A question of honour

Honours: Report of the Select Committee on Public Administration
An extract:

"136. On the other hand, the seemingly automatic nature of the awards, the sense that they are expected and assumed, creates a feeling of unfairness and undermines the credibility of the system—especially when senior civil servants are so prominent on the honours committees. The argument that honours are needed to compensate for low state pay is hardly conclusive; in strict logic, it would mean that those in paid employment in the voluntary sector (where salaries are often very modest) should be treated with even greater generosity. Privileged access for state servants is something of an anachronism. The original historical justification for favourable treatment has weakened as the Nolan principle of selection on merit has established itself as an integral part of public life. The practical utility of some honours also appears dubious. Lord Hurd’s view after many years in the Foreign Office, was that ambassadorial knighthoods were simply not necessary to the proper conduct of diplomacy, while a former ambassador’s wife described to us her husband’s unsuccessful battle to avoid acquiring one.â€?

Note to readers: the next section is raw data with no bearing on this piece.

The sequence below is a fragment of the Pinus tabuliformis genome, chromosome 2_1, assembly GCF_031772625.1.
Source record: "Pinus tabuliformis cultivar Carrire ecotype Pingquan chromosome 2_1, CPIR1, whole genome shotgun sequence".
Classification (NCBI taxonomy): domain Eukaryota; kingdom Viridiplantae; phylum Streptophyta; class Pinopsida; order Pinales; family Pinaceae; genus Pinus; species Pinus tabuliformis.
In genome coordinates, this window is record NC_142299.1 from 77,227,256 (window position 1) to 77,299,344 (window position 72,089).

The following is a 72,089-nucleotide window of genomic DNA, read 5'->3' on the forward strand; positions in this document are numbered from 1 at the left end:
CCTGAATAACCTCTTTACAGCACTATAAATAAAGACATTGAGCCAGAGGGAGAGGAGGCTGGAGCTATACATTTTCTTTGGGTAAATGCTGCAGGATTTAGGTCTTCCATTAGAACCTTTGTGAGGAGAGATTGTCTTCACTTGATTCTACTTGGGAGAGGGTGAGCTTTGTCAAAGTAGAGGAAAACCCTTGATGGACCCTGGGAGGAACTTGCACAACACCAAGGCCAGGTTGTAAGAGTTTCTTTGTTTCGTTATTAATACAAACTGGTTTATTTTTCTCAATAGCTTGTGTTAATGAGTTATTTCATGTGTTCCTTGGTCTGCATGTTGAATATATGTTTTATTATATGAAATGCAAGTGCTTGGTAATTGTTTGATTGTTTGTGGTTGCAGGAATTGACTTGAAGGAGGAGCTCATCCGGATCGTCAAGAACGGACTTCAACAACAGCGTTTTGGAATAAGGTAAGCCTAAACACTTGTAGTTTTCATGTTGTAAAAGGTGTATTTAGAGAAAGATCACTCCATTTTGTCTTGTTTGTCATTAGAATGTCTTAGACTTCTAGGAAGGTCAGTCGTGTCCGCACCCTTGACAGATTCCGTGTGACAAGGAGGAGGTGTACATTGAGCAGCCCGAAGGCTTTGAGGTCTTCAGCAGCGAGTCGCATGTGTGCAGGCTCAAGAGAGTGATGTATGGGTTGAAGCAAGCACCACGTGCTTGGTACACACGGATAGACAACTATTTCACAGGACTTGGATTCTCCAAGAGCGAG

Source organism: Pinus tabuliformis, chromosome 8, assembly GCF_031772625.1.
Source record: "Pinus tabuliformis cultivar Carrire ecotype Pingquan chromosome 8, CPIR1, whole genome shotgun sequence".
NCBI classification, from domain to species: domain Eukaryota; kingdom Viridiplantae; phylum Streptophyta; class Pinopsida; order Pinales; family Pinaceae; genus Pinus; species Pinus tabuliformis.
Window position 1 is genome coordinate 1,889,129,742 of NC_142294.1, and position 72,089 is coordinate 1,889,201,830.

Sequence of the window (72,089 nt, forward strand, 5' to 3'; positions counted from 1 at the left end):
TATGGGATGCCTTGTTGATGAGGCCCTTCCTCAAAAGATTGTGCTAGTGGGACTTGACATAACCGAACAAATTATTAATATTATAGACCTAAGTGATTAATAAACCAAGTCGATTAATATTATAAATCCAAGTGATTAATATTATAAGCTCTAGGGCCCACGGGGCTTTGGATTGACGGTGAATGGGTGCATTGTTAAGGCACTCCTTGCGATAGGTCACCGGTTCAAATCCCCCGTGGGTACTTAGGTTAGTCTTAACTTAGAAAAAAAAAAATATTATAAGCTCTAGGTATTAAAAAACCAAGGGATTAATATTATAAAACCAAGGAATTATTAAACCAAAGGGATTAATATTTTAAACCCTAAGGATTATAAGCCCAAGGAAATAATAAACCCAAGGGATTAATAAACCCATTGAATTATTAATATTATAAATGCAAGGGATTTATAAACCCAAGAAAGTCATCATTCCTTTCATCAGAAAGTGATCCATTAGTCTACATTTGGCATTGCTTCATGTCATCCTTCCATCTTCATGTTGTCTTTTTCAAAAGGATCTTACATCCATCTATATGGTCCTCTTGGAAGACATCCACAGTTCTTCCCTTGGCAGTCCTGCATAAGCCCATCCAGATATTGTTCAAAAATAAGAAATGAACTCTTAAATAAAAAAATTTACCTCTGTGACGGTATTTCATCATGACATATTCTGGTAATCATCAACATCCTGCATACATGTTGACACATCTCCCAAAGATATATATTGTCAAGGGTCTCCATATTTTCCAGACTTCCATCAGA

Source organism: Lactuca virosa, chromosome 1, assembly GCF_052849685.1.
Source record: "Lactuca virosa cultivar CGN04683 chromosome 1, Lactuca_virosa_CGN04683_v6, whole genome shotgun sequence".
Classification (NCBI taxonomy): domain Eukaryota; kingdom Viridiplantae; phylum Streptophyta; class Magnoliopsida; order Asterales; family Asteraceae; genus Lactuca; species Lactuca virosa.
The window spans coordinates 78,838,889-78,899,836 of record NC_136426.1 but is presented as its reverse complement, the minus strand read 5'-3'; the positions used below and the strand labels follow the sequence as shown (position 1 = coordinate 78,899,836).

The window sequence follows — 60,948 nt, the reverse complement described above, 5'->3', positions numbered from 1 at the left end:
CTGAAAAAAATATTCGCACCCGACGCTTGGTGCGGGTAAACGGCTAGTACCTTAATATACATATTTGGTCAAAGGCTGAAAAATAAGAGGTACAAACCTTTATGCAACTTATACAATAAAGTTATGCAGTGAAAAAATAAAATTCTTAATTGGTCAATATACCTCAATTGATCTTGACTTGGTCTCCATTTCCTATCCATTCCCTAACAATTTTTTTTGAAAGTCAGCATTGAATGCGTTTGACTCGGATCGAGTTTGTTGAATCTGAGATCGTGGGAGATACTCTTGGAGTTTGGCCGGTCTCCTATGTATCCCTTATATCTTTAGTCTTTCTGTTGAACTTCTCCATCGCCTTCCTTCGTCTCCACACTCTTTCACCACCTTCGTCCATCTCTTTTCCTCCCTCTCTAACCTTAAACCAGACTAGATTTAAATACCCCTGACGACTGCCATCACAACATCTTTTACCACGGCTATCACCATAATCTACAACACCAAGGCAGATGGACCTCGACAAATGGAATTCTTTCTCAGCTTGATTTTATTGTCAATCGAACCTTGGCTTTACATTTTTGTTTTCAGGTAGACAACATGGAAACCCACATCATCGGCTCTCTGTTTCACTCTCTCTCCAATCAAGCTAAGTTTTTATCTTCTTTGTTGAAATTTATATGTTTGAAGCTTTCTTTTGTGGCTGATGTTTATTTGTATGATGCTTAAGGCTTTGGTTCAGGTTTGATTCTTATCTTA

No prizes for guessing…